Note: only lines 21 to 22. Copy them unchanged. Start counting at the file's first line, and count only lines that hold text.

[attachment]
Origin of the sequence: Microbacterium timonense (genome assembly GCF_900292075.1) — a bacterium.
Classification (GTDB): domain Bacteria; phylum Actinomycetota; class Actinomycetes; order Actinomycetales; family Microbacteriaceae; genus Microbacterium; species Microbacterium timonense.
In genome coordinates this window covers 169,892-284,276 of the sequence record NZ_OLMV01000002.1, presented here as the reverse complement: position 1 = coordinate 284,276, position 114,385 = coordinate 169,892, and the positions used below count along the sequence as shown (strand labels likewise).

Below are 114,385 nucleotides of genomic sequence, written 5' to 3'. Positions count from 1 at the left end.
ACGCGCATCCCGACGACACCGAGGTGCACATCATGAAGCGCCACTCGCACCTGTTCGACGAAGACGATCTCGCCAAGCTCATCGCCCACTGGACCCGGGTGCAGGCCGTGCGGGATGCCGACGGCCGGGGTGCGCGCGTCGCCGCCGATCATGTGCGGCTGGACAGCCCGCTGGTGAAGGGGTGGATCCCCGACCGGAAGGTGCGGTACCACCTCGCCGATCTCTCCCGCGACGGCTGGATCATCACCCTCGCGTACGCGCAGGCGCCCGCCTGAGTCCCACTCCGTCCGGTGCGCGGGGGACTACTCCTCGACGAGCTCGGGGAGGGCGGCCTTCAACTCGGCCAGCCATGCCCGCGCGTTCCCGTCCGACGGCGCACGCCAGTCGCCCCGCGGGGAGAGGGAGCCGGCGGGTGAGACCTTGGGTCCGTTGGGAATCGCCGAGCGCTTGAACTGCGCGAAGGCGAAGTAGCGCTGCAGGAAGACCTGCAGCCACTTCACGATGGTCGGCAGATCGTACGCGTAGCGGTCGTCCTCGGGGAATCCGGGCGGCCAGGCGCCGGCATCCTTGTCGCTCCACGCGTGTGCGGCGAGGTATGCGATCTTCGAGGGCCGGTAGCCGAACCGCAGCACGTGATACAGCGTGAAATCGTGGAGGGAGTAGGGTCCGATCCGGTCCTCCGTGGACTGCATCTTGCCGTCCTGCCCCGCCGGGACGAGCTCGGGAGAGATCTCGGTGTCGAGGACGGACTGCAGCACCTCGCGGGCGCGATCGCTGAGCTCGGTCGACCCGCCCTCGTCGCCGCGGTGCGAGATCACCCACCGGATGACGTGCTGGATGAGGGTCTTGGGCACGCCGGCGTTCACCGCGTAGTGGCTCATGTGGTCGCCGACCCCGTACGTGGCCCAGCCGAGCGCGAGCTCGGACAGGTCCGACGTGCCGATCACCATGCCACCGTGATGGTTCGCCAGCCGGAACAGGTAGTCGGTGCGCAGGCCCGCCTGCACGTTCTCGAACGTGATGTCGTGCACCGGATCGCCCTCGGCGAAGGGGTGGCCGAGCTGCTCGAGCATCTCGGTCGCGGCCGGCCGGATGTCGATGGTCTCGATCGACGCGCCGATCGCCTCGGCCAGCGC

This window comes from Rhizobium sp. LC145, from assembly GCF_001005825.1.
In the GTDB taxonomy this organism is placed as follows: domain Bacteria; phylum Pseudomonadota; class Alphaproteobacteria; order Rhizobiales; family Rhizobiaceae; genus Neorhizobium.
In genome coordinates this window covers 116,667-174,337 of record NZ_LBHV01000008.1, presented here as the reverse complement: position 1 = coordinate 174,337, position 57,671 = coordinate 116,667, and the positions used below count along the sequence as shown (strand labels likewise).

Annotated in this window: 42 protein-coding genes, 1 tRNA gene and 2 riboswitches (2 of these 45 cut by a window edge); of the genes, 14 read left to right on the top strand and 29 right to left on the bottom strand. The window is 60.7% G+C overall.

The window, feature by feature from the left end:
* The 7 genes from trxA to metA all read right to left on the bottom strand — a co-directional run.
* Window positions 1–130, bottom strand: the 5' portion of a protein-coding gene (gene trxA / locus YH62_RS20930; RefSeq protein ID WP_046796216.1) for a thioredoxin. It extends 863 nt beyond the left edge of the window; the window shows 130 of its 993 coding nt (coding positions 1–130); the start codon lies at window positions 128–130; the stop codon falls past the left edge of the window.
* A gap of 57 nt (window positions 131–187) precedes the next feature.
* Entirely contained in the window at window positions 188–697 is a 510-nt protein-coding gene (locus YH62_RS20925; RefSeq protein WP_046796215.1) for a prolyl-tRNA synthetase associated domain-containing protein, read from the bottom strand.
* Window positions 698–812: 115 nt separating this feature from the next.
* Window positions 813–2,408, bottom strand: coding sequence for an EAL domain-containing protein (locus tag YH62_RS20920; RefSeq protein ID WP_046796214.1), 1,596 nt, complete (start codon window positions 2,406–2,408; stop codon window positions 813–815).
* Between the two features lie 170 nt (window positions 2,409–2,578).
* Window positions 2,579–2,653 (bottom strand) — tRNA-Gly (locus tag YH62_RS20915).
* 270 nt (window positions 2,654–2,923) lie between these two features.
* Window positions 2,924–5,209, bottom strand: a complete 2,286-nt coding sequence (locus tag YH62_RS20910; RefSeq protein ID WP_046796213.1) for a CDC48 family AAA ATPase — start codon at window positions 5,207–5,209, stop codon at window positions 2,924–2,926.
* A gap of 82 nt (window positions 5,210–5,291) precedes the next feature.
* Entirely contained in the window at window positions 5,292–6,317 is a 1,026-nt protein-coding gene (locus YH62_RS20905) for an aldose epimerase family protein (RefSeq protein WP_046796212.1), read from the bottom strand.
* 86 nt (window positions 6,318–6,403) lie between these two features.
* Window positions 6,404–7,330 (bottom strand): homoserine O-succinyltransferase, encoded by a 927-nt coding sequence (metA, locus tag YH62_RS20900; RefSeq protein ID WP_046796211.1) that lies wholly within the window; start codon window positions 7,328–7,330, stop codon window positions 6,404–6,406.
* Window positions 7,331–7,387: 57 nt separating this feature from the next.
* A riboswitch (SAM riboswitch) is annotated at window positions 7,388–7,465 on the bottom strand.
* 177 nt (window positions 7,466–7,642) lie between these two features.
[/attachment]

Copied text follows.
* A gap of 82 nt (window positions 5,210–5,291) precedes the next feature.
* Entirely contained in the window at window positions 5,292–6,317 is a 1,026-nt protein-coding gene (locus YH62_RS20905) for an aldose epimerase family protein (RefSeq protein WP_046796212.1), read from the bottom strand.